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Court of Appeal, First District, Division 3, California.

PEOPLE of the State of California, Plaintiff and Respondent, v. Joseph WATSON, Jr., Defendant and Appellant.

Cr. 17888.

Decided: January 16, 1979

Quin Denvir, State Public Defender, Clinton R. Jeffers, Chief Asst. State Public Defender, Isadora W. Lomhoff, Deputy State Public Defender, San Francisco, for defendant and appellant (By appointment by the Court of Appeal). Evelle J. Younger, Atty. Gen. of the State of California, Jack R. Winkler, Chief Asst. Atty. Gen. Crim. Div., Edward P. O'Brien, Asst. Atty. Gen., Robert R. Granucci, Blair W. Hoffman, Deputy Attys. Gen., San Francisco, for plaintiff and respondent.

Appellant Joseph Watson, Jr. was convicted after trial by jury of violation of Health and Safety Code section 11351 (possession of heroin for sale), and of violation of Health and Safety Code section 11350 (possession of cocaine). Appellant and his codefendant, Florie Rollins, were acquitted of violation of Penal Code section 496 (receiving stolen property).

Appellant contends that the court erred in (1) denying his motion to suppress evidence pursuant to Penal Code section 1538.5, (2) denying his motion pursuant to Penal Code section 995 to set aside the information as to the charge of violating Health and Safety Code section 11350, and (3) failing to give certain instructions requested by appellant as required by People v. Sears (1970) 2 Cal.3d 180, 84 Cal.Rptr. 711, 465 P.2d 847.

In July of 1976, one Eric Henry was arrested for auto theft and possession of cocaine and marijuana. While in custody, Henry entered into an agreement with officers of the Richmond Police Department that he would operate as an informant to obtain three search warrants in return for his release on the charges then pending against him. One of the three search warrants was to be for the purpose of gathering evidence against appellant, who was nicknamed “Yogi.” Henry informed the police that he had previously bought heroin from appellant, and the police wanted Henry to make a “controlled purchase” from appellant. The police had previously, on March 9, 1976, obtained a search warrant for, and searched, the address they believed to be appellant's residence (2900 Pullman Avenue, Apartment 117). During that search, balloons, strainers, cutting agents, and a large quantity of cash were found. No heroin was found.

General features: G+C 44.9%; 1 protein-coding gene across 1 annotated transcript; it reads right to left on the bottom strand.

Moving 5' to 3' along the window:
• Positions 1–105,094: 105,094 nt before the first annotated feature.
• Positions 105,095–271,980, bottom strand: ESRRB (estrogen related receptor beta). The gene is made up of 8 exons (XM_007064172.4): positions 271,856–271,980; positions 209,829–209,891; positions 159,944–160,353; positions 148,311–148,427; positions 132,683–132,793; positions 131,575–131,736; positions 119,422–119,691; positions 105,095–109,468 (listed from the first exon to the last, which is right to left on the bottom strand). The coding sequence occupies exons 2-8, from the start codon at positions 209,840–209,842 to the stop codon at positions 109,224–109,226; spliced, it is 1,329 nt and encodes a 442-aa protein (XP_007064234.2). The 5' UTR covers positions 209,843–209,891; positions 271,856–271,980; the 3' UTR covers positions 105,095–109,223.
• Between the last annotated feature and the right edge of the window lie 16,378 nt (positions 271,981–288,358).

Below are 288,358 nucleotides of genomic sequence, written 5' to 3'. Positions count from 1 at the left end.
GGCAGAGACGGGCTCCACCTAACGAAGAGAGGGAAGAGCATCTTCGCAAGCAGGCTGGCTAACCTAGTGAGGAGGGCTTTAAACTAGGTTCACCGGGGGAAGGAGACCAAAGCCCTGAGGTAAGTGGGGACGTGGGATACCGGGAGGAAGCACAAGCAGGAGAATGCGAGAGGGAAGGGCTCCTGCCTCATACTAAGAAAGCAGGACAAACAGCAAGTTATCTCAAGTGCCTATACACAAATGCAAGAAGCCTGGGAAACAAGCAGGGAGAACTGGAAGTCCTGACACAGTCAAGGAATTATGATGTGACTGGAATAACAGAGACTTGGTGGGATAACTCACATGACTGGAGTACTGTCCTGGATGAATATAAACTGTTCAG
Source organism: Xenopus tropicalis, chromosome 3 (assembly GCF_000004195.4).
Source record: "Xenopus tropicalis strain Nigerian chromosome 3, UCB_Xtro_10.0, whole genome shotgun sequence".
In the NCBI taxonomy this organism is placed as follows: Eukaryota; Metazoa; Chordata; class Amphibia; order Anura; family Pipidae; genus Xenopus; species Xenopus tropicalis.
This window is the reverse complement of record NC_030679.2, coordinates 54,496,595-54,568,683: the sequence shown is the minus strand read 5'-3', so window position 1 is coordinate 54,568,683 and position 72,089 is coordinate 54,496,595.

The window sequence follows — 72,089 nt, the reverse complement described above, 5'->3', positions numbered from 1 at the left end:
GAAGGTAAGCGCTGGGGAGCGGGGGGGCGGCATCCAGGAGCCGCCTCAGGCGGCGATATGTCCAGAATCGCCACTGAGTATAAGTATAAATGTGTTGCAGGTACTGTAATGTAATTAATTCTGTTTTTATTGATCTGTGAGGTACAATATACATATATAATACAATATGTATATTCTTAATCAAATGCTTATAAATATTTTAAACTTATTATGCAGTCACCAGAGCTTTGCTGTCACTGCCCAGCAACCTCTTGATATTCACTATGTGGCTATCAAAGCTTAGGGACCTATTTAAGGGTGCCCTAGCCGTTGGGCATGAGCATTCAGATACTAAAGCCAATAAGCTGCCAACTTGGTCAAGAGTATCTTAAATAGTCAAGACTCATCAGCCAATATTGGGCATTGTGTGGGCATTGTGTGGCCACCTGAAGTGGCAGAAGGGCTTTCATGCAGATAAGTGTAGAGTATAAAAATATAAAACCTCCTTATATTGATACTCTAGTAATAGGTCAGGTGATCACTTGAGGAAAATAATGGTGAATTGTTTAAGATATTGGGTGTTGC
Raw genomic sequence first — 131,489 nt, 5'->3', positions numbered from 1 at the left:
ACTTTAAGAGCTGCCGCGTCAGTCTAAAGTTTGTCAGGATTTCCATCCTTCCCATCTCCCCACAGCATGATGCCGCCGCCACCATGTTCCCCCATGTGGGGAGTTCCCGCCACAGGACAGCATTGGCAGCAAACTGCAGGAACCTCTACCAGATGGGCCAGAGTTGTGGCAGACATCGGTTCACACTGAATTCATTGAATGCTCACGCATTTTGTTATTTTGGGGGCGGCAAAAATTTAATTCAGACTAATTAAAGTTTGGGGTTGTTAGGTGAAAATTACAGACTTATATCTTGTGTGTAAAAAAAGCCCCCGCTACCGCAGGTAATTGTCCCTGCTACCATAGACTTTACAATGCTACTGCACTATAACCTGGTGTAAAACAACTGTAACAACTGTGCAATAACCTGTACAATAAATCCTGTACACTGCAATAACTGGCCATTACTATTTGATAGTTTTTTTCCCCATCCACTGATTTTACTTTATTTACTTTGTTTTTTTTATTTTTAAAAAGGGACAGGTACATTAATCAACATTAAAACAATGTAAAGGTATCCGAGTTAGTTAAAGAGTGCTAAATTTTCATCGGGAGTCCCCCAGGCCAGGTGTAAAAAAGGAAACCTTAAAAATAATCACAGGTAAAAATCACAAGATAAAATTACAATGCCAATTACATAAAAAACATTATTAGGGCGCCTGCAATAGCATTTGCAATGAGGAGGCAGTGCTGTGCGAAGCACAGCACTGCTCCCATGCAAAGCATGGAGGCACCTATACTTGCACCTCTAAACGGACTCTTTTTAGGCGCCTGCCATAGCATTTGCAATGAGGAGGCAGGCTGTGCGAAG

On July 8, 1976, Henry was strip searched and given $25 in marked bills by Detective Browne. Henry was then driven by Detective Smirni to a location in the vicinity of 2900 Pullman. Detective Browne was parked in the same vicinity and observed Henry leave the car and walk to apartment 117. Henry was admitted to the apartment by a person whom Browne could not identify. Approximately two minutes after entering the apartment, Henry left the apartment and met Detective Smirni at a predetermined location where Henry handed the officer a balloon of heroin. Henry told Browne that when he knocked on the door of the apartment, “Yogi” looked out of the upstairs apartment window and yelled “OK,” and the door was then opened. He did not, however, see Yogi when he entered the apartment. Except for the period of time when Henry was in the apartment, he was continually observed by at least one police officer. Browne then obtained a search warrant for the apartment to search for heroin and items used to package and prepare heroin for sale and personal use.

Henry testified at the section 1538.5 hearing. He admitted he agreed to make a buy, denied that he was strip searched, claimed he had been threatened by Detective Browne, claimed the person who answered at apartment 117 told him that Yogi was not home, and claimed he had the heroin on him when he went to the apartment. Henry said he lied to Smirni when he told him he bought the heroin at the apartment. This testimony was inconsistent with previous testimony at an In camera hearing. Henry said that he had been forced to lie at the previous hearing by threats of Detective Browne. The trial court found Henry's testimony at the 1538.5 hearing to be “inherently incredible.”

At trial, Henry refused to testify. However, out of the presence of the jury he claimed that he never went to the Pullman apartments in July 1976 with Smirni. He was not called as a witness before the jury because of his refusal to testify.

Browne and four other police officers executed the search warrant the day after the controlled buy, July 9, 1976. As Browne drove in front of the apartment, he saw appellant and an unidentified person in front of it. Appellant immediately went into the apartment and the door was slammed shut. Browne banged on the door, identified himself, and said he had a search warrant. From inside, appellant was heard to say, “Flo, it's the police.” Browne also heard rapid footsteps moving away from the door. At that point, Browne broke the door in with a sledge hammer. An individual identified as Donnie Rollins, the brother of Florie Rollins, was lying on a couch in the living room. Appellant ran upstairs, followed by Browne and another officer. The bedroom door was slammed shut and, as the police officers were opening it, appellant was heard to say, “Get the stuff, Flo. Get the stuff.”